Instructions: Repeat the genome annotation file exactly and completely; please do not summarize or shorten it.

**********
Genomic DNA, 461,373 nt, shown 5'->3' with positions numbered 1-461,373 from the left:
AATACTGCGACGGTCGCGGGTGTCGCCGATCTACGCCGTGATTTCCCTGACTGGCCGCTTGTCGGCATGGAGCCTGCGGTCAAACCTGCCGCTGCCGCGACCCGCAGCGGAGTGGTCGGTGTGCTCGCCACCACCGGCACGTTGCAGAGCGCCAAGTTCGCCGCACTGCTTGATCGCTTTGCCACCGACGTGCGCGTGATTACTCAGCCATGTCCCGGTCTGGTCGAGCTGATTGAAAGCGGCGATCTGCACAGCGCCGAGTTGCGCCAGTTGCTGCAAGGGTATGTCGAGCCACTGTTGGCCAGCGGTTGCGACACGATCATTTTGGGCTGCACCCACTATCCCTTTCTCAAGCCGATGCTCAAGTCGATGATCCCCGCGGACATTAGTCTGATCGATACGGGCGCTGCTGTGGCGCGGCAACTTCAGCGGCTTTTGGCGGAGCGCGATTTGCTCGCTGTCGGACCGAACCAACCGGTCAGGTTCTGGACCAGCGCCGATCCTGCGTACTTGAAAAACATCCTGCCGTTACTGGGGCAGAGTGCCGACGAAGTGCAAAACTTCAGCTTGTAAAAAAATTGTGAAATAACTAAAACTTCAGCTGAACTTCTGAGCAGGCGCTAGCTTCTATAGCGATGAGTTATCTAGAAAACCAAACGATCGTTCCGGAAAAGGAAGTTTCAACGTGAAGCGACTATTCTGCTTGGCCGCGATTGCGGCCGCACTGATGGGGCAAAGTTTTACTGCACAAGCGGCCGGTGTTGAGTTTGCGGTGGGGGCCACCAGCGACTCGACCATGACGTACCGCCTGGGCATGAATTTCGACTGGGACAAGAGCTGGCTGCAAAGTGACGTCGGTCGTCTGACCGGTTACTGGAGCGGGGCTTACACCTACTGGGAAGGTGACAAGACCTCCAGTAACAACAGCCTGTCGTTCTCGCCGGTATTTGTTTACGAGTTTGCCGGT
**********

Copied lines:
Genomic DNA, 461,373 nt, shown 5'->3' with positions numbered 1-461,373 from the left:
AATACTGCGACGGTCGCGGGTGTCGCCGATCTACGCCGTGATTTCCCTGACTGGCCGCTTGTCGGCATGGAGCCTGCGGTCAAACCTGCCGCTGCCGCGACCCGCAGCGGAGTGGTCGGTGTGCTCGCCACCACCGGCACGTTGCAGAGCGCCAAGTTCGCCGCACTGCTTGATCGCTTTGCCACCGACGTGCGCGTGATTACTCAGCCATGTCCCGGTCTGGTCGAGCTGATTGAAAGCGGCGATCTGCACAGCGCCGAGTTGCGCCAGTTGCTGCAAGGGTATGTCGAGCCACTGTTGGCCAGCGGTTGCGACACGATCATTTTGGGCTGCACCCACTATCCCTTTCTCAAGCCGATGCTCAAGTCGATGATCCCCGCGGACATTAGTCTGATCGATACGGGCGCTGCTGTGGCGCGGCAACTTCAGCGGCTTTTGGCGGAGCGCGATTTGCTCGCTGTCGGACCGAACCAACCGGTCAGGTTCTGGACCAGCGCCGATCCTGCGTACTTGAAAAACATCCTGCCGTTACTGGGGCAGAGTGCCGACGAAGTGCAAAACTTCAGCTTGTAAAAAAATTGTGAAATAACTAAAACTTCAGCTGAACTTCTGAGCAGGCGCTAGCTTCTATAGCGATGAGTTATCTAGAAAACCAAACGATCGTTCCGGAAAAGGAAGTTTCAACGTGAAGCGACTATTCTGCTTGGCCGCGATTGCGGCCGCACTGATGGGGCAAAGTTTTACTGCACAAGCGGCCGGTGTTGAGTTTGCGGTGGGGGCCACCAGCGACTCGACCATGACGTACCGCCTGGGCATGAATTTCGACTGGGACAAGAGCTGGCTGCAAAGTGACGTCGGTCGTCTGACCGGTTACTGGAGCGGGGCTTACACCTACTGGGAAGGTGACAAGACCTCCAGTAACAACAGCCTGTCGTTCTCGCCGGTATTTGTTTACGAGTTTGCCGGT